Finally, we have the possibility of infection, tumors, and abnormal bone growth and their potential to cause hearing damage. Infection can be temporary in many cases, though no infection should be left to take its course. A tumor is always a sign of serious medical problems, which should be addressed by a medical professional immediately.
Bone growths are also an unusual, but possibly serious threat to healthy hearing. These abnormal bone growths can cause damage to the structures of the inner and middle ear and should be examined so that healthcare professionals can decide if, and how to remove them.
How Much Exposure Causes Hearing Loss?
Hearing loss happens predictably with age. Typically, it becomes noticeable by the mid to late forties and happens to men and women at statistically identical rates.
However, the causes of early and acute hearing loss affect different people to different degrees. It might be reasonable to say that one person’s hearing organs are more susceptible to damage than another’s. What causes instant and lasting hearing loss for one person, may only cause mild or temporary hearing loss in another. The one thing everyone can do is exercise caution. We must all be prepared to use hearing protection when exposing ourselves to potentially damaging levels of noise and avoid such situations where possible. When it comes to your home workshop, PPE starts with hearing protection. But, it also goes well beyond it to eye, face, and clothing safety measures that keep you working and free of injury.
CDC Statistics on Hearing Loss and Construction Work
Statistics from the CDC show that construction workers in particular may be at risk for hearing loss.
- 51% of construction workers have been exposed to hazardous noise
- 31% of construction workers with hearing loss report not wearing hearing protection
- 14% of construction workers have hearing difficulty
- 7% of construction workers have tinnitus
- 25% of construction workers exposed to hazardous noise have a hearing impairment
- 16% of construction workers who have been exposed to hazardous noise have a hearing impairment in both ears
Symptoms of Hearing Loss
While the symptoms of hearing loss vary from person to person, they tend to come in the following forms:
- Muffled or muted sound
- Difficulty hearing consonants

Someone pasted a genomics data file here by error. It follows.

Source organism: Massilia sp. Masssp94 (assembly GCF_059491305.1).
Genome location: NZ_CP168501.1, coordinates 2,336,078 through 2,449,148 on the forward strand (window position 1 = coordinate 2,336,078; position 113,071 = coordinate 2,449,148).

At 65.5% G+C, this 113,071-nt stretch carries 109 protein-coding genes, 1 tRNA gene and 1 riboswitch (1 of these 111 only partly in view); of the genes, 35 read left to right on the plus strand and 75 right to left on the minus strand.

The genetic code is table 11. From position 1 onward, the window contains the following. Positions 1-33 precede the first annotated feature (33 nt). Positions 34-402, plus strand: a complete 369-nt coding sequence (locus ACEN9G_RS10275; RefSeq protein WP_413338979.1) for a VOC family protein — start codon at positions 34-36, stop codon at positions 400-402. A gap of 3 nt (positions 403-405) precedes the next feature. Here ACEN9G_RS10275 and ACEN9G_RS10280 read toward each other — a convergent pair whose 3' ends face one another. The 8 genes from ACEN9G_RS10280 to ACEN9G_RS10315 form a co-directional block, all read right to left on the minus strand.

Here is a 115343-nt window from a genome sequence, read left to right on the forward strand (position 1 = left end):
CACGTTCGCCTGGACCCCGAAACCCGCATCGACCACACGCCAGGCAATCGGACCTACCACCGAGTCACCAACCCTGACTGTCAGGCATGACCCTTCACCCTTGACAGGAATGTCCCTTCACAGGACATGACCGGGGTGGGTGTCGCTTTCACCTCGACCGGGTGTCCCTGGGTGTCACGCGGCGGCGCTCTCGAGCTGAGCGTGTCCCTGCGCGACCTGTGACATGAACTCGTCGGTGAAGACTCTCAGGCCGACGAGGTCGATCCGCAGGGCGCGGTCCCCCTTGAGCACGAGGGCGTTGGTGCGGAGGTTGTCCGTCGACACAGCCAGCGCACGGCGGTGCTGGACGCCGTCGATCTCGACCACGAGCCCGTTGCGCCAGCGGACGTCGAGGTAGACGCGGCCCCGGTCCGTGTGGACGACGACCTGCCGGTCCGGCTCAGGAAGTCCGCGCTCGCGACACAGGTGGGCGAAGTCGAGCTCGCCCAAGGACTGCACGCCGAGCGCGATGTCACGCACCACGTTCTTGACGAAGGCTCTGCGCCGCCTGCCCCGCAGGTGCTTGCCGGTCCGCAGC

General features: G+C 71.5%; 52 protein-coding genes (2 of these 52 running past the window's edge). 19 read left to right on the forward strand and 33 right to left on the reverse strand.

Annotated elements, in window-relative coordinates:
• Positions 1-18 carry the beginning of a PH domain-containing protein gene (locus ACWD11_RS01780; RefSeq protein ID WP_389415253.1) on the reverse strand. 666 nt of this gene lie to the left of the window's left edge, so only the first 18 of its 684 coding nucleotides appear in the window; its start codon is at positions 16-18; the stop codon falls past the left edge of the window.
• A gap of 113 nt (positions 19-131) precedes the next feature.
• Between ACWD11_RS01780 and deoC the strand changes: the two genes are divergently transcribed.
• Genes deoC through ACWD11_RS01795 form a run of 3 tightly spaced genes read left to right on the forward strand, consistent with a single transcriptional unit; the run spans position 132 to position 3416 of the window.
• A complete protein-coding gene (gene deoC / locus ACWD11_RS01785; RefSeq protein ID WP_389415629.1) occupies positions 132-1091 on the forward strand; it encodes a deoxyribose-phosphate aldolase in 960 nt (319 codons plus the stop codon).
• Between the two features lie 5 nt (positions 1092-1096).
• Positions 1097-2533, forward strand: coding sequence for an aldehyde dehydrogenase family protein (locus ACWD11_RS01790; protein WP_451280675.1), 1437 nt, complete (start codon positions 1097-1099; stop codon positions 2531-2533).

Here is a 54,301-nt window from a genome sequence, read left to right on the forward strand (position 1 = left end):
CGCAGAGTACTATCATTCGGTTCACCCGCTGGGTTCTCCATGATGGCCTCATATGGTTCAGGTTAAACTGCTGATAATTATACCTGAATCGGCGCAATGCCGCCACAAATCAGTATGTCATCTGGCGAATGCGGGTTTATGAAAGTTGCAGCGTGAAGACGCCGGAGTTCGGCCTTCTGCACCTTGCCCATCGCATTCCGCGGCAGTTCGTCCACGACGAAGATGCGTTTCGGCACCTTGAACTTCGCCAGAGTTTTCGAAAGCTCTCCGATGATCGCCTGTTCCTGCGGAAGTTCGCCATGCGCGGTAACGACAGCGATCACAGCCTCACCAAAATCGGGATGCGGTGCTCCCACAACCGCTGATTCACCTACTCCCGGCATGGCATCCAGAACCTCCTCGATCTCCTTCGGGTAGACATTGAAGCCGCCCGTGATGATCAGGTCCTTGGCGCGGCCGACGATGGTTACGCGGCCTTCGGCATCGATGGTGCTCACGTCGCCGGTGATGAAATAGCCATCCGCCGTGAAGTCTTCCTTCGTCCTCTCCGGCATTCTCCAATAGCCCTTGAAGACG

- Trouble understanding words
Different forms of hearing loss can affect a person’s ability to hear specific types of sounds. As mentioned above, it is common that a person will have more difficulty hearing consonant sounds than vowel sounds. These subtle forms of hearing loss can cause a person to avoid conversations, to shy away from social settings that they would normally enjoy, to turn electronic device volumes up very high, and frequently ask others to repeat what they said.
Constantly Turning the Television Volume Up
Those who are experiencing hearing loss will constantly think that the television or the stereo is not turned up loud enough. If you want to turn the TV up but you’re being told by others that it’s already loud enough, your hearing is weaker than it should be.
Comparing hearing abilities with others around you is a good way to gauge your hearing. If you always want to turn the volume on electronic devices up, you’re not hearing as well as those around you. This means that you need to discuss hearing loss with your physician.
Can’t Easily Hear the Phone
Talking on the phone can be one of the biggest challenges for those who are experiencing hearing loss. If you find that it’s difficult to make out what people are saying when you talk to them on the phone, you may be developing a hearing problem.
You should discuss the issue with your doctor if you can’t understand a phone conversation even after turning your phone’s speaker up to the highest volume setting or using a Bluetooth hearing protection option.
Difficult to Have a Conversation in a Noisy Environment
In the beginning, hearing loss is often only apparent when affected individuals are trying to have a conversation with a lot of noise around them. One of the earliest symptoms of hearing loss in many patients is an increasingly severe inability to block out ambient noise.
Individuals often experience difficulty filtering out background noise as they get older, meaning that they’ll struggle to carry on a conversation when they are in noisy places like loud restaurants, sporting event venues or workshops. Fortunately, hearing loss treatments are often designed to help patients deal specifically with blocking out background noise, making it easier for them to carry on conversations in noisy environments once again. If you work in a workshop with a lot of background noise, make sure to include hearing protection in your workshop safety gear.